The Disappearing Middle Class (The Not Uncommon Case of Chicago)

I lived in Chicago while I taught at University of Chicago in Hyde Park, the site of the 1893 World Columbian Exposition. The World Columbian Exposition was intended to showcase advancement and the glorious future ahead. Sadly, virtually all of “The White City” was torn down after the Columbian Exposition ended.


Unfortunately, Chicago is now representative of a dismal trend in America — the disappearing middle class.

Thanks to some Gary Becker (University of Chicago Economist and Sociologist) type research, we now have pictures of the median family income as a percentage of metro area median income. Hyde Park is marked in a black box on the South Side of Chicago.


If we fast forward to 2012, you can see the expansion of both high income concentration (green) and low income concentration (reddish-brown), while the middle class (gray) evaporates (or moves to distant suburbs).


The evolution of income concentration can be seen in this gif:


Unfortunately, we also know that the GINI ratio, a measure of income inequality keeps growing (despite the promises of politicians, the war on income inequality, the Great Society, the war on poverty, etc). In fact, it just gets worse and worse with each new government program. The push for homeownership pushed us over the edge (look at real median household income, labor force participation and the GINI ratio since 2007).


But not to worry. Toronto (Canada) is experiencing a similar phenomenon.


It looks like America (and Canada) are returning to a feudal society where we have the ruling class and the peasants.


Fed Chair Yellen’s 2008 Concerns About A RISING Labor Force Participation (And Look What We Got!)

During the December 2008 Meeting of the Federal Open Market Committee, Alternate member Janet Yellen (now Federal Reserve Board of Governors Chair) expressed concerns about rising labor force participation. Her fears of a RISING labor force participation rate may have contributed to the massive Fed intervention in to the financial system in order to manipulate interest rates and distort markets.

YELLEN: Turning just very briefly to the labor market, the Beveridge curve chart that Stephanie presented during her briefing suggests that we have seen an unusually large increase in the unemployment rate recently in comparison with the decline in job openings, at least in the JOLTS data. I think one interpretation might be that the unemployment rate has risen in part because we have had an unusual rise in labor force participation during this recession.

Labor force participation has been higher than would be expected, particularly for three demographic groups: young adults, married women, and older workers nearing retirement. Analysis by my staff estimates that this rise in participation could reflect behavioral responses to unusual credit constraints and wealth declines.

Specifically, young adults aged 20 to 24 years appear to be entering the labor force in unusual numbers, and that might reflect diminished access to student loans.

Similarly, more married women are entering the labor force, and that’s a possible reflection of diminished access to home equity and credit card loans.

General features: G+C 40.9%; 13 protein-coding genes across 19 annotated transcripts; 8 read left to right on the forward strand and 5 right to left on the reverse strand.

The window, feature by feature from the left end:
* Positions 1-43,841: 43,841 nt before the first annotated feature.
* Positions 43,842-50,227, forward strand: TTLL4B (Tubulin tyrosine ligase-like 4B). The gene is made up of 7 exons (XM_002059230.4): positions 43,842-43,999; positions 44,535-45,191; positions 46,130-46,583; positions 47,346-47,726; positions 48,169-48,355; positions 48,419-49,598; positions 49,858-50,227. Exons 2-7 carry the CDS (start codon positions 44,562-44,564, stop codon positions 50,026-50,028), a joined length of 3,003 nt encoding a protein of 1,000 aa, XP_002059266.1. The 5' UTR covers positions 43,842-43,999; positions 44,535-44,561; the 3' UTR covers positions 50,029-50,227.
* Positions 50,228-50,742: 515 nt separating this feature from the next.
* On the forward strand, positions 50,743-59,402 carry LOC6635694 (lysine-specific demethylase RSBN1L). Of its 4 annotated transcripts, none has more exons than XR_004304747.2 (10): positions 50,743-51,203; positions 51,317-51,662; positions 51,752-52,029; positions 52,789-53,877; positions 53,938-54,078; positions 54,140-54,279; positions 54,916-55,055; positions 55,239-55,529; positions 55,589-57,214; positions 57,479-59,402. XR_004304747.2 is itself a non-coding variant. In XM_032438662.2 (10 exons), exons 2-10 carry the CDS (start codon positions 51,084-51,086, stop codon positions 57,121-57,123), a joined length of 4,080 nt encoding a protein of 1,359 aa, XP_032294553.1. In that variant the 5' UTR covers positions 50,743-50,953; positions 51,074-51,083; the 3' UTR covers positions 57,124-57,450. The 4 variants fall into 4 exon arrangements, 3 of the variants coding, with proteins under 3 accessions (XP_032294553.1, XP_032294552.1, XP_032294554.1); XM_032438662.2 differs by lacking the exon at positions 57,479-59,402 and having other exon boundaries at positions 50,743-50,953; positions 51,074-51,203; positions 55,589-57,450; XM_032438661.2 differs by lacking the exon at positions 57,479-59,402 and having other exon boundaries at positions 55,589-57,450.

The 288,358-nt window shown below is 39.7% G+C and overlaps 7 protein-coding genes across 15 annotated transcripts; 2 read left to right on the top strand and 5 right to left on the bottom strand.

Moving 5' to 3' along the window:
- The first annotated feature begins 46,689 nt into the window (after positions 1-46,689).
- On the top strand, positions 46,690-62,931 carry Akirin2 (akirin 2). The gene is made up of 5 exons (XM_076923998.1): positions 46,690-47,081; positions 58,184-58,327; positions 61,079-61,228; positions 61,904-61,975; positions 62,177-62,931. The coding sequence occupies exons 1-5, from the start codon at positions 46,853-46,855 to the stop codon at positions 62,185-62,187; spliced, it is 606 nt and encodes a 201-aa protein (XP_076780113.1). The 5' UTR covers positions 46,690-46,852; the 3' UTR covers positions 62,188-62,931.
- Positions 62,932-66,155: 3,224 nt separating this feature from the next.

Finally, an unusually large number of older workers are in the labor market, and that may reflect the negative wealth shock associated with the collapse of housing values and the plummeting stock market.

All in all, I expect the anomalous increase in labor force participation to put continued upward pressure on the unemployment rate.

Here is a chart of labor force participation as of December 15, 2008.


Here is the chart of labor force participation AFTER Yellen’s concerns over a rising labor force participation rate. The purple line is the Fed’s balance sheet.


Well, if Yellen’s intention was to lower labor force participation, she succeeded beyond her wildest expectations. But was a decline in real median household income (green line) part of her model? Here is a closer look since January 2008.


Or crashing M1 Money Multiplier or M2 Money Velocity? I changed the Fed’s Balance Sheet to a purple line for the following charts.



Or crashing mortgage purchase applications.


But at least the US equities (blue dashed line) have benefited from the massive Fed intervention to depress labor force participation.


And the Elliott Wave for the S&P 500 index is tracking the Fed’s Balance Sheet nicely!


Great. The middle class got walloped (declining labor force participation and real median household income) while stock market investors got a pat on the back. Also, we got a M1 money multiplier below 1 and dying M2 money velocity in the bargain.

Like the Star Trek episode “All Our Yesterdays,” a view back in time is very telling about Yellen’s ideas of “helping” the middle class.


China Unloads Treasuries at 2nd Highest Rate Since 2009 (As US Debt Doubles And Real Median Household Income Declines)

According to the US Treasury, China reduced its holdings of Treasuries by $47.8 billion, or 3.6 percent, to $1.27 trillion in December from a record the previous month, according to the report. Japan’s holdings of Treasuries dropped by $3.9 billion to $1.18 trillion.


This was the 2nd largest dump of US Treasuries by China since 2009. The largest dump by China occurred in December 2011.


I wonder if the fact that the USA has doubled their public debt since January 2007 has anything to do with it?


Or that U.S. real median household income (green line) has fallen while U.S. government debt has doubled??


Or that U.S. real GDP is bumbling along at a tepid 1.90% pace (purple dashed line).



Just wondering.